BMC Musculoskeletal Disorders 2013 14:231

Delta III reverse shoulder arthroplasty in the treatment of complex 3- and 4-part fractures of the proximal humerus: 6 to 42 months of follow up

Georg Mattiassich, Lucian Lior Marcovici, Rolf Michael Krifter, Reinhold Ortmaier, Peter Wegerer & Albert Kroepfl


There is a growing tendency for complex proximal humerus fractures (PHF) in osteoporotic patients to be treated with reverse shoulder arthroplasty (RSA). It has been proposed that RSA has more benefits than other treatment options. The aim of our study was to investigate preoperative characteristics as well as clinical and radiological outcomes in patients with complex 3- or 4-part PHF who had undergone primary RSA.


Patients with a minimum follow-up of 6 months who had undergone a primary RSA after 3- or 4-part PHF in the period between 2008 and 2011 were eligible for the study. Clinical records, X-rays and CT-scans were investigated and a clinical examination was performed. Disabilities of the Arm, Shoulder and Hand (DASH) score and Constant-Murley score (CMS) were calculated. Sixteen patients were examined as part of the study. The mean follow-up was 20 months (range 6-42 months). According to Codman-Hertel classification we encountered 15 Hertel “12” and 1 Hertel “8” type fractures.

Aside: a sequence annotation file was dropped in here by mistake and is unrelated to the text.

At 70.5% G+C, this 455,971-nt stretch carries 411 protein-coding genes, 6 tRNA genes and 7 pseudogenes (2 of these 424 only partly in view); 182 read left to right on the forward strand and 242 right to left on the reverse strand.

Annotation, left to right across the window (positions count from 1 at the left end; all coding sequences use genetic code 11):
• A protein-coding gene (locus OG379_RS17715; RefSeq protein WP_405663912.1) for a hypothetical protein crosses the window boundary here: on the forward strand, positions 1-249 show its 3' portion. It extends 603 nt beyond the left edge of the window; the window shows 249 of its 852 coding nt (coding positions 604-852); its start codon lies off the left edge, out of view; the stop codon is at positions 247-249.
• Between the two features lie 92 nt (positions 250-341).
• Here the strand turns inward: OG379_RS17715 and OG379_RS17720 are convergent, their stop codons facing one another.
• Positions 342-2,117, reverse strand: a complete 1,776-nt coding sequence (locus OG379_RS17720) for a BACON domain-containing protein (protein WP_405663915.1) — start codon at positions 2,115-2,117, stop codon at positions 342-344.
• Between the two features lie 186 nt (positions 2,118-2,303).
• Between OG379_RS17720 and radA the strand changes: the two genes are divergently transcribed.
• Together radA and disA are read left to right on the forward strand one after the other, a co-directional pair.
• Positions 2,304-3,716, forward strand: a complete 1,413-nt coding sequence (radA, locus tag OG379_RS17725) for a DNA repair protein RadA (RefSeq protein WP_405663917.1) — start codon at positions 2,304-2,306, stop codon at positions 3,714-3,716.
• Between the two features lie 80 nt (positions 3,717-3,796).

Thirty-two patients (27 female – 84.4%) with a mean age of 72 years underwent operations to treat complex 3- and 4-part fractures of the proximal humerus. Sixteen patients were reexamined. In 14 cases the dominant upper extremity was on the right, in 2 cases it was on the left, in 6 cases the right side was affected and in 10 cases the left side was affected. The mean CMS was 54.8 (range 18-95) and the mean DASH was 37.5 (range 2.9-81). A trend was established between the CMS and dominance of the affected shoulder. The CMS was better if the affected shoulder was on the non-dominant side (p-value 0.051). No statistical difference was noted between age and clinical outcome.


Our mid-term follow-up shows satisfying results in terms of the treatment of severe displaced fractures in elderly patients with RSA. RSA can provide immediate relief and good shoulder function in elderly patients. Nevertheless, the question of longevity of these implants remains to be observed.

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